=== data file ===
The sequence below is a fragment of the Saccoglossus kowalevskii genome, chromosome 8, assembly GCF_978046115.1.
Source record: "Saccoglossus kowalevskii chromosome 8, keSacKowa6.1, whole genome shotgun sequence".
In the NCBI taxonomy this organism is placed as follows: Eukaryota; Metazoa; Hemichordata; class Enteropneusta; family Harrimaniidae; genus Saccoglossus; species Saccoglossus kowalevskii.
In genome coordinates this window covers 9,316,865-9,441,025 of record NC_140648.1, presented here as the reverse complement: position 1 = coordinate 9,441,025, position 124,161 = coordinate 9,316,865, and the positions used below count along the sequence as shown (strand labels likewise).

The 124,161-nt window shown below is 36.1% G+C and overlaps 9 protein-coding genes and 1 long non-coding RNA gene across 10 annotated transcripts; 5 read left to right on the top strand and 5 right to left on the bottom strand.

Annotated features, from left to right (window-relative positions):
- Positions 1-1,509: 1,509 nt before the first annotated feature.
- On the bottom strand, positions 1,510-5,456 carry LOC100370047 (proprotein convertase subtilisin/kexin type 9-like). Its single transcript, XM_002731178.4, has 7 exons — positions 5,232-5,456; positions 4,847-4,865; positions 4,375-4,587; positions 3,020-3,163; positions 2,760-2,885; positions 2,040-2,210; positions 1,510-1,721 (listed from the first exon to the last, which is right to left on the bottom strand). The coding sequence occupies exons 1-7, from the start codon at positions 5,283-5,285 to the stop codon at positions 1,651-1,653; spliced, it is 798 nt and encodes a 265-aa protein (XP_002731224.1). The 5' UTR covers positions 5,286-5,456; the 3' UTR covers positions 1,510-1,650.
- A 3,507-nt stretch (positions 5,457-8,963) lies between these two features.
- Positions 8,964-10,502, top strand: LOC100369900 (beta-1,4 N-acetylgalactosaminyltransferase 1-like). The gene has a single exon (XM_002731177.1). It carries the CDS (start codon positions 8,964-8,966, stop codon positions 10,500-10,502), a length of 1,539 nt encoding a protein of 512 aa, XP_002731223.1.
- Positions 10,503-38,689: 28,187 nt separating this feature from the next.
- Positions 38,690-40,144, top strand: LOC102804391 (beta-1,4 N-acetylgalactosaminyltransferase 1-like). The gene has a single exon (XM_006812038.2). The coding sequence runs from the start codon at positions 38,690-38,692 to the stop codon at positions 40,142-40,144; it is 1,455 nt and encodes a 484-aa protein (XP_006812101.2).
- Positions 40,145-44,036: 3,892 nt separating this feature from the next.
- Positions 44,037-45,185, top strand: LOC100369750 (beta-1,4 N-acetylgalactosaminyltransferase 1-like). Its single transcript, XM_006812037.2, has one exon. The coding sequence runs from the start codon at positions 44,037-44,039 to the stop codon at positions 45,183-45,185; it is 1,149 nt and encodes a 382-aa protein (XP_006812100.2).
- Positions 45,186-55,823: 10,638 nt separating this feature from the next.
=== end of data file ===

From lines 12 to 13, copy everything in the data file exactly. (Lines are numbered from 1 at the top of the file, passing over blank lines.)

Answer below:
- Positions 38,690-40,144, top strand: LOC102804391 (beta-1,4 N-acetylgalactosaminyltransferase 1-like). The gene has a single exon (XM_006812038.2). The coding sequence runs from the start codon at positions 38,690-38,692 to the stop codon at positions 40,142-40,144; it is 1,455 nt and encodes a 484-aa protein (XP_006812101.2).
- Positions 40,145-44,036: 3,892 nt separating this feature from the next.